His front-foot technique was ideal for this pitch against an attack that included a debutant, the Durham-born medium pacer, Dominic Williamson.
Rathore hit the ball hard, but also in the air behind square on the off side, a fault that England are well aware of.
The crowd of 4,500 was the biggest for a first-class match at Grace Road since 1990 - when India were last here. It was not just a memorable day for Mullally, but also for Vince Wells. Up all Saturday night as his wife gave birth at 5am, he then pro- ceeded to open both the batting and bowling. He played well for his 52 before edging the impressive Javagal Srinath to first slip.
His fellow opener, Darren Maddy, whom Dean Jones rates as the best young English player he has seen, looked highly compact for his 61 in 48 overs before Anil Kumble had him picked up off bat-pad. This was Kumble's only wicket and he is clearly not yet reproducing his finest form.
The best batting of the day came from Aftab Habib and Simmons, who together put on 103 in 17 overs. Habib, whose 90 came off 124 balls, was gloriously uninhibited, driving on the up with wristy power.
One of his three sixes almost cleared the pavilion, a feat that Mohammad twice managed in his 86-ball hundred on Saturday.
The ease with which Habib belted Paras Mhambrey through the covers and back over his head for six has probably convinced the Indian selectors that Mhambrey must make way for the replace- ment Salil Ankola for the first Test. Ankola showed he has an extra yard of pace.
Only Middlesex will know why they released a player of Habib's talent. He now has over 400 first-class runs for the season
and looks an outstanding prospect. He was denied his hundred only by a run-out when Paul Nixon sent him back.
Even the Indians were impressed. Azharuddin complimented Habib on his innings after the declaration.
Simmons, who made his 58 at almost a run a ball, hit the ball with typically brutally power, the unfortunate Mhambrey being hammered over long-on on to the top of a marquee.
Day 3: Azharuddin hits back at critics
Indians (305-3 dec & 273-3) drew with Leics (318-5 dec)
All the criticism of Mohammad Azharuddin over the Navjot Sidhu affair clearly got to the Indian captain on a day when rain prevented any play after lunch. When he retired hurt Racing for 72 yesterday, it was not just tennis elbow that was caus- ing him pain. This shy, gentle man was, it transpired, suffering much mental anguish.
Having remained silent last week over the much-publicised depar- ture home of Sidhu, Azharuddin walked into the Grace Road press box yesterday afternoon to make a statement. Later, he talked more candidly, to the great surprise of Indian journalists.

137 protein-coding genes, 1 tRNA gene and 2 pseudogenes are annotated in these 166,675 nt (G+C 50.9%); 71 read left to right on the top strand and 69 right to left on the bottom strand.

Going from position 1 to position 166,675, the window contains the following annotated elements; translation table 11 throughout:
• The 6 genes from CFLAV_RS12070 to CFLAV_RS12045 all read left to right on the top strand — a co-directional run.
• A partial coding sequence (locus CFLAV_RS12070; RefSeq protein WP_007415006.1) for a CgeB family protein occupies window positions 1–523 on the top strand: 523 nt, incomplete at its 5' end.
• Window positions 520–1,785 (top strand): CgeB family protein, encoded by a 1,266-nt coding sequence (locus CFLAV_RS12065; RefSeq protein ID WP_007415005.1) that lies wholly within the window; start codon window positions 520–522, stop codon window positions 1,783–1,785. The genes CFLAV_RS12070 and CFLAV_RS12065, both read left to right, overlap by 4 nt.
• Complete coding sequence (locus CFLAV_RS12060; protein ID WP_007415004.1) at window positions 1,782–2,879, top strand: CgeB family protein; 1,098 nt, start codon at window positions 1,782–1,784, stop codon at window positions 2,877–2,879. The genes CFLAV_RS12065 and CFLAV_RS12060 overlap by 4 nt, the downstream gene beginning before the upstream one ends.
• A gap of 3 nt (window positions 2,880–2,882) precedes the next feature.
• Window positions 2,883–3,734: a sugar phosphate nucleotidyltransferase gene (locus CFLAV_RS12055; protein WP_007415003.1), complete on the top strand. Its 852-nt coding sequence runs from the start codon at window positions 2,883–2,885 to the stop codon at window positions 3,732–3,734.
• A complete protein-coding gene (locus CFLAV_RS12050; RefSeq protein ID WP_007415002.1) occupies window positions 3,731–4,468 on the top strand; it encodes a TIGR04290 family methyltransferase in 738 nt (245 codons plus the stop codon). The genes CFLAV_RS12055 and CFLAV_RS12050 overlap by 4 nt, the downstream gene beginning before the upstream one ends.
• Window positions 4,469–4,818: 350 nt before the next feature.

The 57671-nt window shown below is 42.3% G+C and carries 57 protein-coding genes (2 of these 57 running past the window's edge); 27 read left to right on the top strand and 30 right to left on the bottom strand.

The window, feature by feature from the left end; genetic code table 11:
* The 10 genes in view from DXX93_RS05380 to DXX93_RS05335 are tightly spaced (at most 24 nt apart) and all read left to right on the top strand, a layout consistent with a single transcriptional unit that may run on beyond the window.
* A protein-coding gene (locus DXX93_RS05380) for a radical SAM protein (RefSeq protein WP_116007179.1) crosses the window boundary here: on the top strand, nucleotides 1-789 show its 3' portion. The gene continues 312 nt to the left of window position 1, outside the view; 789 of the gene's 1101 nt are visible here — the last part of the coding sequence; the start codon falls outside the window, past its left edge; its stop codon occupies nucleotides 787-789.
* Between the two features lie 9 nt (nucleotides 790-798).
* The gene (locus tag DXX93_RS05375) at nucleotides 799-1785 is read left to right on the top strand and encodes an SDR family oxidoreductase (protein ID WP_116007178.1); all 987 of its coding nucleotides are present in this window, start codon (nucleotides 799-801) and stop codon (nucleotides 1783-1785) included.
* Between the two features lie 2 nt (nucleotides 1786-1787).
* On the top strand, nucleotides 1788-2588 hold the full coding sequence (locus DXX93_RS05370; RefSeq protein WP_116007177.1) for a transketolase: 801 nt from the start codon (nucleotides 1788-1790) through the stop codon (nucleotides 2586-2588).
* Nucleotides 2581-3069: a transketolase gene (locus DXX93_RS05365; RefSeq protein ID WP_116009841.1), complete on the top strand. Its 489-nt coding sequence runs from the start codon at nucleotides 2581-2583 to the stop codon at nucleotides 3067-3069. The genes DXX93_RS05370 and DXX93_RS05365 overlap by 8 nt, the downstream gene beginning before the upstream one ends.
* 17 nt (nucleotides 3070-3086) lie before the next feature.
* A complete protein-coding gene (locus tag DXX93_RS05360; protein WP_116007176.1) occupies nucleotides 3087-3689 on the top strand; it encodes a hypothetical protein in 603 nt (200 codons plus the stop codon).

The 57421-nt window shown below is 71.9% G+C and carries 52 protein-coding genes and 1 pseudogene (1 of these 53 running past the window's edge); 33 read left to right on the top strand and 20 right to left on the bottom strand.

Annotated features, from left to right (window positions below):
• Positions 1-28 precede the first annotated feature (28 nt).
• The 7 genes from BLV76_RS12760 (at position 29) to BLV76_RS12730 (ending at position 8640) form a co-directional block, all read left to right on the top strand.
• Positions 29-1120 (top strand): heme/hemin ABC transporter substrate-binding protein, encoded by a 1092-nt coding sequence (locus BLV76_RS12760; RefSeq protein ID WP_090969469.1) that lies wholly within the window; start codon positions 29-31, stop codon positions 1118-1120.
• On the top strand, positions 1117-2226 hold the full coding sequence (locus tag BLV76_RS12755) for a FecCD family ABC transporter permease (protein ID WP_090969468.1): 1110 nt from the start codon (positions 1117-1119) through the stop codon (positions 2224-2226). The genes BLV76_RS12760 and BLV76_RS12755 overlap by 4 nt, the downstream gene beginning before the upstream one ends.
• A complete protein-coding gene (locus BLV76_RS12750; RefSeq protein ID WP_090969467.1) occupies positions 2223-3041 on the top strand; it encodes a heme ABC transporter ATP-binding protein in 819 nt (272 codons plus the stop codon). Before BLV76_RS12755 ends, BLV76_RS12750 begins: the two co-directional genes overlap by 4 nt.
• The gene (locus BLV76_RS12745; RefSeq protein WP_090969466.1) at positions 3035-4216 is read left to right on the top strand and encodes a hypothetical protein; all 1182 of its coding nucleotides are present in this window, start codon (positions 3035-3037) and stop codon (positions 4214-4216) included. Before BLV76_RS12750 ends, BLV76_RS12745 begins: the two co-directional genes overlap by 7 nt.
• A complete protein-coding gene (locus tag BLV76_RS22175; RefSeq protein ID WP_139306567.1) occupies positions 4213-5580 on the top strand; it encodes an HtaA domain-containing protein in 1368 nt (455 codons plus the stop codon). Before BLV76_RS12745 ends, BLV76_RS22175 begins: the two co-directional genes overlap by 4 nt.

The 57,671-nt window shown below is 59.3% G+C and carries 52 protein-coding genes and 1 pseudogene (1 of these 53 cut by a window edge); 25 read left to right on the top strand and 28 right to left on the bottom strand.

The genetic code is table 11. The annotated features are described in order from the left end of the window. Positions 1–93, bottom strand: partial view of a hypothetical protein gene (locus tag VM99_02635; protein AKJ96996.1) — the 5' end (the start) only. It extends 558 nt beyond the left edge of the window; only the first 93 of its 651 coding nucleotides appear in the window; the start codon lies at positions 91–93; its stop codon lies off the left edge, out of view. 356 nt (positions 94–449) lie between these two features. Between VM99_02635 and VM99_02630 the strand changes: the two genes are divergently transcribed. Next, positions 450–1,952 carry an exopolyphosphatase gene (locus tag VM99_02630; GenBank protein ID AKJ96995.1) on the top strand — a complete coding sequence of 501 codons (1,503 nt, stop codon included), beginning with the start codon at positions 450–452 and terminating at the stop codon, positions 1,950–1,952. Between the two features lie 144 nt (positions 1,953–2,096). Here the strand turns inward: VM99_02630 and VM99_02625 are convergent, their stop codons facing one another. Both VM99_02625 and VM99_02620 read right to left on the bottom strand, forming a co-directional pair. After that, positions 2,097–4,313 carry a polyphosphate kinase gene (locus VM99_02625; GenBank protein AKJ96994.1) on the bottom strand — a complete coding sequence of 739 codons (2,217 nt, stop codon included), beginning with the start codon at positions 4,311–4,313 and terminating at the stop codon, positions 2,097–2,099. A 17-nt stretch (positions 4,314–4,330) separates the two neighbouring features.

A volley of attacks has been fired off at Azharuddin in the Indi- an press since Sidhu went, notably from retired players Ka- pil Dev and Manoj Prabakhar. Anger in Sidhu's home state of the Punjab yesterday culminated in the burning in Amritsar of effigies of Azharuddin, the only Muslim in the side.
Kapil wrote in the Indian Express that ``the situation must be very grave indeed for a man of Sidhu's easy disposition to walk out''. But Kapil and Azharuddin are known to have seldom seen eye to eye. Nor have Sidhu and the Indian captain, once close friends, got on over the last two years.
The manner of Sidhu's leaving was predictably labelled ``unfor- tunate''
The content of Azharuddin's longish statement was not as signi- ficant as the fact that he had made it, no doubt to try to placate public opinion at home.
There was an admission that ``in order for my team to focus on their task, I need to clear up matters''. Also that ``I enjoy the support and confidence of my team and management''.
The manner of Sidhu's leaving was predictably labelled ``unfortunate''; his dropping was a decision taken on cricketing grounds by all four members of the selection committee; and it was revealed that attempts to make him change his mind about returning home had failed. Team manager Sandeep Patil said he would still have Sidhu back.
Azharuddin later strongly denied that he had laughed at Sidhu when he saw him padded up just before the start of the third one-day international, for which he had been dropped.
Azharuddin referred to Sidhu's ``schoolboyish sulking'' in his Indian newspaper column last week, yesterday adding that ``you should retire gracefully, like David Boon. So many retirements have been on a very sad note. You've got to take the good memories with the bad''.
Azharuddin's comments were clearly also directed at Prabakhar, who retired in a fit of pique after being dropped during the World Cup. Azharuddin's biographer, Harsha Bhogle, said the captain's apparent failure to placate both Sidhu and Prabhakar after their demotion underlined his limited powers of communica- tion.
Bhogle added that Azharuddin's captaincy had changed since 1994 from being ``tolerant'' to ``demanding''. Unpopularity in some quarters had followed, although his hold on the position was not in question.